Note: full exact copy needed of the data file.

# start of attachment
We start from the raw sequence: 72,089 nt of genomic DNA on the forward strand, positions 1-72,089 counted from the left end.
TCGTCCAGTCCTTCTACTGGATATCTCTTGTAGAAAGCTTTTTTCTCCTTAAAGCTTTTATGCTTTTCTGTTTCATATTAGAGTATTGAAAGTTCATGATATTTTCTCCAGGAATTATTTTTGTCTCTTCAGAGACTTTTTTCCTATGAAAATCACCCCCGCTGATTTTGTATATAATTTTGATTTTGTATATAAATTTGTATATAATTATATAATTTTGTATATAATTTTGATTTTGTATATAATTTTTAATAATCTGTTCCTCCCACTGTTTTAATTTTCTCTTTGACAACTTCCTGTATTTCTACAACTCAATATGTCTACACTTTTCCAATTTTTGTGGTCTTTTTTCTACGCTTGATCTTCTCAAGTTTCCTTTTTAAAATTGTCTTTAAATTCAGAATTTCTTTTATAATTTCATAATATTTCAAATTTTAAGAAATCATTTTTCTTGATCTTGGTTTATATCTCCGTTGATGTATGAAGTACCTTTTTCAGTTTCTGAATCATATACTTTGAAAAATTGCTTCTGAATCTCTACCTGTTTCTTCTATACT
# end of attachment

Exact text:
We start from the raw sequence: 72,089 nt of genomic DNA on the forward strand, positions 1-72,089 counted from the left end.
TCGTCCAGTCCTTCTACTGGATATCTCTTGTAGAAAGCTTTTTTCTCCTTAAAGCTTTTATGCTTTTCTGTTTCATATTAGAGTATTGAAAGTTCATGATATTTTCTCCAGGAATTATTTTTGTCTCTTCAGAGACTTTTTTCCTATGAAAATCACCCCCGCTGATTTTGTATATAATTTTGATTTTGTATATAAATTTGTATATAATTATATAATTTTGTATATAATTTTGATTTTGTATATAATTTTTAATAATCTGTTCCTCCCACTGTTTTAATTTTCTCTTTGACAACTTCCTGTATTTCTACAACTCAATATGTCTACACTTTTCCAATTTTTGTGGTCTTTTTTCTACGCTTGATCTTCTCAAGTTTCCTTTTTAAAATTGTCTTTAAATTCAGAATTTCTTTTATAATTTCATAATATTTCAAATTTTAAGAAATCATTTTTCTTGATCTTGGTTTATATCTCCGTTGATGTATGAAGTACCTTTTTCAGTTTCTGAATCATATACTTTGAAAAATTGCTTCTGAATCTCTACCTGTTTCTTCTATACT